The descent went quickly (it was the same trail after all). We could see Fort William down below in the distance through haziness slightly obscured our view. Soon enough we had made it down in what seemed like record time despite our various ailments and sores (about 5 hours total if I wanted to brag, which I do).
We rejoined our friends, being extra sure to mention how we climbed Ben Nevis and they didn’t (which is still fun to this day actually), and settled in for another night in Fort William, this one with the knowledge that we were done with trail life. Did I mention that only two of us climbed Ben Nevis? Out of the five of us, only two made it up the highest peak in the British Isles – Ben Nevis… which we climbed. (Impressive right?)
The Pub at the End of the World
Just because our days of hiking were behind us, the adventure wasn’t over. Our companion who had suggested the West Highland Way in the first place was keen to visit the remote town of Inverie on the peninsula of Knoydart (where their ancestors had once lived). Since the village was the site of the “Remotest Pub in Mainland Britain”, we readily agreed. This meant about an hour and half train ride to the seaside town of Mallaig.
Mallaig is the main fishing port on Scotland’s West Coast as well as a gateway to the western isles (such as the famous Isle of Skye). We weren’t going to an island, but we still needed to take a ferry to reach Inverie since no roads on the mainland led there (remotest pub remember?). After a quick lunch, we hopped aboard our ‘ferry’, which consisted of a jovial guy on his fishing boat. After an 11 km trip along the coast, he dropped us off and waved goodbye – promising to bring us back the next morning.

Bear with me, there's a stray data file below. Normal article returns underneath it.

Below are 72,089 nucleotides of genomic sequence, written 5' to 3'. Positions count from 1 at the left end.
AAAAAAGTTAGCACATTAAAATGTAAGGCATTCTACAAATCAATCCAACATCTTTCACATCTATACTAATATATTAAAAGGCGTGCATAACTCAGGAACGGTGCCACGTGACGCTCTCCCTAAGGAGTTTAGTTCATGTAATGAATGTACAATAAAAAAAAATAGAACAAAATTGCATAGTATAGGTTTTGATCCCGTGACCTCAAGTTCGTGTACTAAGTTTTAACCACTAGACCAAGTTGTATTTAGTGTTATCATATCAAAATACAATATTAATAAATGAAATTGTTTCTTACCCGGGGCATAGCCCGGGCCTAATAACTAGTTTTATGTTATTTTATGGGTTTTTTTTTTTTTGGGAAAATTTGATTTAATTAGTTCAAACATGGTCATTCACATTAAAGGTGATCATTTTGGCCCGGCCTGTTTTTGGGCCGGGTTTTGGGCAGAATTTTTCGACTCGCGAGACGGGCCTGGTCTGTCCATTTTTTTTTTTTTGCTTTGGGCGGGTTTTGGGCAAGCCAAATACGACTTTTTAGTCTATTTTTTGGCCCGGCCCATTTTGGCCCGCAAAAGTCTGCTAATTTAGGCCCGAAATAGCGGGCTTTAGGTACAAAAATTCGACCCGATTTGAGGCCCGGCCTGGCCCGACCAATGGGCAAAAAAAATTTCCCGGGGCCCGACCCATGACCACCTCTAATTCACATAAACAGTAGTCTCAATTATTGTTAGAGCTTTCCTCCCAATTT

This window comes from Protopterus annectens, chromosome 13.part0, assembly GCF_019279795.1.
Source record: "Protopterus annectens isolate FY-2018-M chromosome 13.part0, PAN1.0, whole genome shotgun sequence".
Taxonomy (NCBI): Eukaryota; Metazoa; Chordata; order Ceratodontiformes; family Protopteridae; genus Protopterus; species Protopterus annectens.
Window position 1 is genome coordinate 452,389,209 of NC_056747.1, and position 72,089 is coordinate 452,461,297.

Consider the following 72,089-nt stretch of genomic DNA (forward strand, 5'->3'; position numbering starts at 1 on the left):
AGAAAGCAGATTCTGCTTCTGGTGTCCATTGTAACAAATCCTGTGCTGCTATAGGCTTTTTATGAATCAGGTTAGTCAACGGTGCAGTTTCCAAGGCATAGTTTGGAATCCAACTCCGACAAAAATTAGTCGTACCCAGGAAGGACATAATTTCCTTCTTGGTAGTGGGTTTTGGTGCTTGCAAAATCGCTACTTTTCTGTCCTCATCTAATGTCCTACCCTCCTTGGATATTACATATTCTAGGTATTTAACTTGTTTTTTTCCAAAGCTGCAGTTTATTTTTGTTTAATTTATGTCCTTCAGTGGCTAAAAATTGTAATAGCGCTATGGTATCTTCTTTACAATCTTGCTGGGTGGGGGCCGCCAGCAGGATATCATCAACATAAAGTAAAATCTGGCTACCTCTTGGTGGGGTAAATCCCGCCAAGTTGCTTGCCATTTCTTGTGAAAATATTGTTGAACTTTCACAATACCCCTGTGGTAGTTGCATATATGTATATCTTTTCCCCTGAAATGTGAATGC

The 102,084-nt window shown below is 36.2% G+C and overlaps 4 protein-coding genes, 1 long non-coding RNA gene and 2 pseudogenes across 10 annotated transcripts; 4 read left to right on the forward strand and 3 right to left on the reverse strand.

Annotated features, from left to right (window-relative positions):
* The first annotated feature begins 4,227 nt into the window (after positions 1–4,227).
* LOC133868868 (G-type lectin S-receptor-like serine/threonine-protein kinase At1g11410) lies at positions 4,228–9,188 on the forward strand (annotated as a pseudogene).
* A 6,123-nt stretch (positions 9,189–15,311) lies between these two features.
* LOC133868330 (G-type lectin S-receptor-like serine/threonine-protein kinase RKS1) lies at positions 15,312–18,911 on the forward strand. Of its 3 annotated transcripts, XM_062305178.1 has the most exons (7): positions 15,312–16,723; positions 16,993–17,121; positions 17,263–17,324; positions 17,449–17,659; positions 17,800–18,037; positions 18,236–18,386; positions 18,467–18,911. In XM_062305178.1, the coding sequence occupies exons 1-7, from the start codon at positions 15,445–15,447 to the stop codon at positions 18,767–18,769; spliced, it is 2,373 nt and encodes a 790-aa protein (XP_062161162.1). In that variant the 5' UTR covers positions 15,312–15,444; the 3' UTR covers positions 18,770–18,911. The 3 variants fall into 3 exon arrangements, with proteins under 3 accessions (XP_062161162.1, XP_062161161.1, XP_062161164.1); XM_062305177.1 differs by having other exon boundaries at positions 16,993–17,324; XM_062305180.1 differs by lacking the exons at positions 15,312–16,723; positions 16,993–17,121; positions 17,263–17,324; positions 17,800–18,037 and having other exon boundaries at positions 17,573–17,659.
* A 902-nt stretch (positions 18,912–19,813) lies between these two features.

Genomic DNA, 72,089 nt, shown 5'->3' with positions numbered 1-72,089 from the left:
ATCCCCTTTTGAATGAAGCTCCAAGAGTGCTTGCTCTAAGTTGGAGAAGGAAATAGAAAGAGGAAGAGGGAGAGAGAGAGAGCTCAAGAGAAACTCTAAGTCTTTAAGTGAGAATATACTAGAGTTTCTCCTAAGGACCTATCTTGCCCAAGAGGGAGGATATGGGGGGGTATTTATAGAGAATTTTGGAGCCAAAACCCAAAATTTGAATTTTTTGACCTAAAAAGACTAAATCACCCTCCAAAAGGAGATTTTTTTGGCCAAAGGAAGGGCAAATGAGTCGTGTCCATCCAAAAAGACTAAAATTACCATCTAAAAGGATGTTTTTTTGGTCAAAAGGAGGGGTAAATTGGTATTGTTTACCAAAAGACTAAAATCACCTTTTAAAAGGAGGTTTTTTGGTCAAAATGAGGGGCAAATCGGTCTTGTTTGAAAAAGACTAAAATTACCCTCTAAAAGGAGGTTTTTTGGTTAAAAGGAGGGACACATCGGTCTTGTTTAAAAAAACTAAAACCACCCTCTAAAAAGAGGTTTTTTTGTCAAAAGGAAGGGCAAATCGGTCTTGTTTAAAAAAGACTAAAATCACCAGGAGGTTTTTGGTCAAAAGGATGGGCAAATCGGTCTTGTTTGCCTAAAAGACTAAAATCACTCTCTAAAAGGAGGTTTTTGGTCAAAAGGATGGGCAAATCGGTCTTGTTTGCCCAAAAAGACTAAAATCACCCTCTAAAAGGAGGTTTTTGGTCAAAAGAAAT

As we looked around, we could see that the pub didn’t lie. Besides said establishment, there was a post office and a couple other buildings, including a hostel but no roads leading out. We dropped our stuff in a hostel room (there was nobody else there, not even staff) and went back towards the aforementioned place of interest.
Here we were, in one of the most remote places in Britain, ready to get a taste of local Scottish culture. As the door to the pub swung open, our preconceptions were quickly shattered. An entire half of The Old Forge (the pub’s name) had been taken over by a loud, boisterous group of about 15 or so Englishmen (from London judging by their accent). Yes, we might be around 900 km from the UK’s capital, but it seemed as if London had come to us.
We settled in for the long haul, feasting on everything from mussels to sandwiches, and sampling every brew they had. As the night wore on, both the stag party (we found out they were all here for a bachelor party) and us grew louder and louder. The locals didn’t mind (or at least they didn’t say so), and seemed keen to fill us in on what life is like in Inverie. Finally, when we were the last one’s left; we took the hint from the bartender (who still seemed to like us somehow) and went back to our hostel.
The Hogwarts Express to Glasgow
If we had a choice, we likely would’ve slept half the day. However, we had to rise early if we wanted to catch our ferry back to Mallaig. After inquiring about our say in Inverie, our ferry master took us back across the water, following which we went for a quick bite to eat. It seems the stag partiers had the same idea, as they had beaten us to the restaurant. Considerably quieter, and all sporting sunglasses and pained expressions, they all seemed to be considerably worse off than us.